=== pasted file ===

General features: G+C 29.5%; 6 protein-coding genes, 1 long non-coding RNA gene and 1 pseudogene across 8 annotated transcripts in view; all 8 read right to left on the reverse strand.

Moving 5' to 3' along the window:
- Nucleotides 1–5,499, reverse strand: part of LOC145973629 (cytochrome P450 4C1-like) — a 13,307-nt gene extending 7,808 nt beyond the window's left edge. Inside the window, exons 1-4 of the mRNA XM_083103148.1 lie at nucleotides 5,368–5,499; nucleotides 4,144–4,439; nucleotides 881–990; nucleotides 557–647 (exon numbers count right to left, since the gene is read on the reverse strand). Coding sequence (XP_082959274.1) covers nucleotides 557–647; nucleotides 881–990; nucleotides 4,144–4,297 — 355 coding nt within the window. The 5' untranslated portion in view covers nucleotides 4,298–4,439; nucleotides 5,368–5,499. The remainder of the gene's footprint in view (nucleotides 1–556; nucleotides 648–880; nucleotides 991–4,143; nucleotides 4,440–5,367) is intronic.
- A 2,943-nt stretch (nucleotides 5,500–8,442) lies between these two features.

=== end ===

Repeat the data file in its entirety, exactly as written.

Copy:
General features: G+C 29.5%; 6 protein-coding genes, 1 long non-coding RNA gene and 1 pseudogene across 8 annotated transcripts in view; all 8 read right to left on the reverse strand.

Moving 5' to 3' along the window:
- Nucleotides 1–5,499, reverse strand: part of LOC145973629 (cytochrome P450 4C1-like) — a 13,307-nt gene extending 7,808 nt beyond the window's left edge. Inside the window, exons 1-4 of the mRNA XM_083103148.1 lie at nucleotides 5,368–5,499; nucleotides 4,144–4,439; nucleotides 881–990; nucleotides 557–647 (exon numbers count right to left, since the gene is read on the reverse strand). Coding sequence (XP_082959274.1) covers nucleotides 557–647; nucleotides 881–990; nucleotides 4,144–4,297 — 355 coding nt within the window. The 5' untranslated portion in view covers nucleotides 4,298–4,439; nucleotides 5,368–5,499. The remainder of the gene's footprint in view (nucleotides 1–556; nucleotides 648–880; nucleotides 991–4,143; nucleotides 4,440–5,367) is intronic.
- A 2,943-nt stretch (nucleotides 5,500–8,442) lies between these two features.